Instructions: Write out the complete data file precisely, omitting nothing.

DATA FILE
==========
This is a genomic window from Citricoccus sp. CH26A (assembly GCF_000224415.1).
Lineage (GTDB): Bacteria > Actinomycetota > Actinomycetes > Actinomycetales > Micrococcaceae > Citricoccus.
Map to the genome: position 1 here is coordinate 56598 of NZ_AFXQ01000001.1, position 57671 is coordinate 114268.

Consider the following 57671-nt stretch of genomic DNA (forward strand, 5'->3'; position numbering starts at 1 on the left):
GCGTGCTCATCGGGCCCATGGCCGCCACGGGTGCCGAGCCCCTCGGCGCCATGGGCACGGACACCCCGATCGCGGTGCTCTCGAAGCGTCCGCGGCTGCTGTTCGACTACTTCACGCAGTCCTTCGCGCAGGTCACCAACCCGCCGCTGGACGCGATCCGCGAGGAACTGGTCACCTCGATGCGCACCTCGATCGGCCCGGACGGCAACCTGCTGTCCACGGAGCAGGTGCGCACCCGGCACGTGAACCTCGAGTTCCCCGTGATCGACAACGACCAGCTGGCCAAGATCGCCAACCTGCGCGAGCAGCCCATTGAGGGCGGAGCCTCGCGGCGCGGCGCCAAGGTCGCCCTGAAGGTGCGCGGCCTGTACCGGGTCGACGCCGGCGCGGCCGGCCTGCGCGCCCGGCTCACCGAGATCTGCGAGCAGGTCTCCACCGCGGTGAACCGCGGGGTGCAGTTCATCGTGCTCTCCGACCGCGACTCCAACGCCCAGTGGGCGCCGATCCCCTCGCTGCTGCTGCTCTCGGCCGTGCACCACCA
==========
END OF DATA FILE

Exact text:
This is a genomic window from Citricoccus sp. CH26A (assembly GCF_000224415.1).
Lineage (GTDB): Bacteria > Actinomycetota > Actinomycetes > Actinomycetales > Micrococcaceae > Citricoccus.
Map to the genome: position 1 here is coordinate 56598 of NZ_AFXQ01000001.1, position 57671 is coordinate 114268.

Consider the following 57671-nt stretch of genomic DNA (forward strand, 5'->3'; position numbering starts at 1 on the left):
GCGTGCTCATCGGGCCCATGGCCGCCACGGGTGCCGAGCCCCTCGGCGCCATGGGCACGGACACCCCGATCGCGGTGCTCTCGAAGCGTCCGCGGCTGCTGTTCGACTACTTCACGCAGTCCTTCGCGCAGGTCACCAACCCGCCGCTGGACGCGATCCGCGAGGAACTGGTCACCTCGATGCGCACCTCGATCGGCCCGGACGGCAACCTGCTGTCCACGGAGCAGGTGCGCACCCGGCACGTGAACCTCGAGTTCCCCGTGATCGACAACGACCAGCTGGCCAAGATCGCCAACCTGCGCGAGCAGCCCATTGAGGGCGGAGCCTCGCGGCGCGGCGCCAAGGTCGCCCTGAAGGTGCGCGGCCTGTACCGGGTCGACGCCGGCGCGGCCGGCCTGCGCGCCCGGCTCACCGAGATCTGCGAGCAGGTCTCCACCGCGGTGAACCGCGGGGTGCAGTTCATCGTGCTCTCCGACCGCGACTCCAACGCCCAGTGGGCGCCGATCCCCTCGCTGCTGCTGCTCTCGGCCGTGCACCACCA